Your Shoreline’s Top 3 Enemies
Melting snow, heavy spring rains, and wet summers can all cause water levels – and your stress levels – to rise fast. Your shoreline may be the place you go for calmness, but the elements your shoreline must withstand are anything but calm.
Mother Nature will do as she will with your shoreline. But if you know the conditions that can chew up a shoreline, you’ll know when it’s time to revamp yours – or when it’s time to build a new shoreline that can better stand up to the elements.
Shoreline Enemy #1:
High water: High water is bad for several reasons.
Once the water level has risen above the grade of your shoreline (like if water starts creeping into your yard), the shoreline has little chance of escaping erosion. The rising water is now working away at the backside of your shoreline, where it’s weak and most vulnerable to erosion. At this point all you can do is pray that the water level drops (ASAP).
Every wave that comes rolling in (thousands a day) takes a few grains of dirt and sand “out to sea” with it as it rolls down the slope of your shoreline. Although this happens even when water levels are normal, it’s amplified by high water-levels. Because the waves roll further inland, they take that much more sand and dirt with them as they roll back “out to sea”.
Some or all of the vegetation that you had growing along or in the shoreline will die off, due to being submerged in water for days, weeks, or even months on end. When it comes to erosion control (assuming that you don’t have a riprap shoreline) any type of vegetation is good – even weeds. But regardless of what foliage helped to hold your shoreline together (grass, weeds, small scrub trees, etc.), most of it will be dead by the time the water levels recede. This will leave your lakeshore nearly naked and extremely vulnerable to erosion. At this point even average rainfall, or normal wave action can severely erode your lakeshore – and fast!
The Solution: The very best way to combat high water levels is a properly installed riprap shoreline. In the case of high-water levels, the most important factor will be a single piece of high quality filter-fabric that extends from the lake bottom, up the slope of your shoreline and is tucked under a solid border of heavy continuous concrete curbing.
Note: This curbed border can be crucial in preventing water from working its way under the protective layer of filter-fabric. But…just because this curbed border is important, doesn’t mean that it has to be purely utilitarian. Our concrete curbing can be colored & stamped to your liking and become an absolutely gorgeous addition to your newly finished lakeshore. Heck, we can even install LED lights that are integrated right into the curbing to light up your entire shoreline at night. It’s truly an amazing product! Learn more about lighted curbing ››
Shoreline Enemy #2:
Heavy winds and wave action
Heavy winds and wave action: Waves are the most common and obvious enemy of lakeshores. Again, every wave that rolls into a non-riprapped shoreline washes a miniscule amount of sand and/or dirt into the lake. The bigger and more frequent the waves, the more grains of soil that are washed into the lake. A shoreline that is not properly riprapped will eventually lose the battle, sooner or later.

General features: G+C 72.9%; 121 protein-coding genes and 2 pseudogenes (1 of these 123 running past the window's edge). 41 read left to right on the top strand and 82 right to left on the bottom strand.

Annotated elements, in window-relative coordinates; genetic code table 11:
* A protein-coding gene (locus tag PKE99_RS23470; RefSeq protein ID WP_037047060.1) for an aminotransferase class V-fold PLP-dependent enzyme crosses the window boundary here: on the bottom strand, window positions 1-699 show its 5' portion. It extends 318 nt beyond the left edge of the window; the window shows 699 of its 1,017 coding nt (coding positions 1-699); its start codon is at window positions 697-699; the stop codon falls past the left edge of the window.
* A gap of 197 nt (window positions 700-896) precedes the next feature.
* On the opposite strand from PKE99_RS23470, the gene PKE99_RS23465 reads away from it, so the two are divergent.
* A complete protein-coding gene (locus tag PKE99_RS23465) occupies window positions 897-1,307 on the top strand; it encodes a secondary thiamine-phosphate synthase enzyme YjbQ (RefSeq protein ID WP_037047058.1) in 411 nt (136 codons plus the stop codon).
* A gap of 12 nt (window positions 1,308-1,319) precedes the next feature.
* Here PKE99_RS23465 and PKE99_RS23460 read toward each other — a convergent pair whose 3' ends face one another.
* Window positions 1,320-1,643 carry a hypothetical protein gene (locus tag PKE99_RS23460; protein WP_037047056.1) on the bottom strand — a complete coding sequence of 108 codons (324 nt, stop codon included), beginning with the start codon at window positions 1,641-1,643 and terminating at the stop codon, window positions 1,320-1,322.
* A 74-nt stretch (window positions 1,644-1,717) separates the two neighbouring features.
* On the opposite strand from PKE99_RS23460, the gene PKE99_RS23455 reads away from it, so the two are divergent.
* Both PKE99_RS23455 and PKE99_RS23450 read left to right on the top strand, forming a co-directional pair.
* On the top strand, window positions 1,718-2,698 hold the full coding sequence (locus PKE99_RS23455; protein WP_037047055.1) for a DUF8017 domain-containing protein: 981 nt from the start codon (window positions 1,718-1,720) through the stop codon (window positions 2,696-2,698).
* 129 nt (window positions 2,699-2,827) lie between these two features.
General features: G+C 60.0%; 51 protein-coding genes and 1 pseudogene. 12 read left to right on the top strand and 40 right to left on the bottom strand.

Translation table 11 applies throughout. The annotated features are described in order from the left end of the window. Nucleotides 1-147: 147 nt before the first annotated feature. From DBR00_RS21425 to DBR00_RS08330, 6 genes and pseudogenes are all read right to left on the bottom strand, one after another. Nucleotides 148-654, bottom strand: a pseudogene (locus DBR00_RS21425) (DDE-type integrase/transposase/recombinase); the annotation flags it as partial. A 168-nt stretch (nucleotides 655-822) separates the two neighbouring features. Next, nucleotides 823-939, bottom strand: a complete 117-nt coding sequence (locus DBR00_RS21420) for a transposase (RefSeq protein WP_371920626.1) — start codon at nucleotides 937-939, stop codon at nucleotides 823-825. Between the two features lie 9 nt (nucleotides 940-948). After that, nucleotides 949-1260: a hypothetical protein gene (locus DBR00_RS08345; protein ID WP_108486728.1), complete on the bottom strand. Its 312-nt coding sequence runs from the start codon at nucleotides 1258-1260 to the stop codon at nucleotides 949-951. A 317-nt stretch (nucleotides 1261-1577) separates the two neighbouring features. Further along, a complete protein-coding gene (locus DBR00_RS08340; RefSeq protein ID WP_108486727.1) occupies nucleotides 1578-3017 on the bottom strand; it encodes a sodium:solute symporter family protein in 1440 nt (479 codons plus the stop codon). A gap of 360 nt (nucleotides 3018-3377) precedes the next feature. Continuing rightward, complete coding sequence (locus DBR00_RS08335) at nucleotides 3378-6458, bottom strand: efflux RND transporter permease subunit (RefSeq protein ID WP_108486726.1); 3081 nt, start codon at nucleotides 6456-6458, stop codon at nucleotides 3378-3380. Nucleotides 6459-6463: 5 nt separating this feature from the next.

Thunder storms can make the problem of heavy winds and increased wave-action worse – a lot worse. A single intense thunderstorm with sustained high winds and Biblical waves can wipe out nearly every shoreline on the windward side of a lake in short of an hour or two. The only shorelines that stand a measurable chance of remaining intact will be those shorelines that are properly riprapped.
The Solution: Similar to protecting your shoreline against high water levels, the very best way to combat heavy winds & wave action is a properly installed riprap shoreline. Again, the most important factor will be that a single piece of premium filter-fabric is used throughout your entire shoreline (from top to bottom). This fabric must extend from the lake bottom, up the slope of your shoreline, and be tucked under a border of heavy concrete curbing (not poly edging, modular concrete blocks, or other landscape edging products).
Shoreline Enemy #3:
Ice heaving, ice jacking, & pressure ridges (AKA “ice ridges”)
For the sake of your shoreline, you need to know about three ice-related, shoreline-devouring phenomena.
As the spring thaw unfolds, the ice begins to melt and break up. Because ice typically begins melting into open water along the shoreline, you now have a giant free-floating sheet of ice. Even slight winds can push this floating ice blob across the lake.
Things get exciting if the wind blows the giant ice-raft toward your shoreline. It’s as stoppable as a trainload of sumo wrestlers. Because ice becomes thinner and weaker along the shoreline, the shoreline ice begins to break up as it’s being pushed by 100 metric tons of pressure from the huge piece of floating ice. On a windy day the force will be even greater, creating enough pressure to break large pieces of ice and pile them up along your shoreline. Soon you have a mountain of ice on your shoreline, and with nowhere else to go, the main floating chunk of ice pushes into the earth along your lakeshore.
This type of ice-heaving can destroy anything in its path. It can literally push your home off its foundation.
The good news it’s probably not a potential hazard every year, and it’s typically only a real concern when the late winter / early spring thaw is slow, and/or if there are heavy winds in the early spring.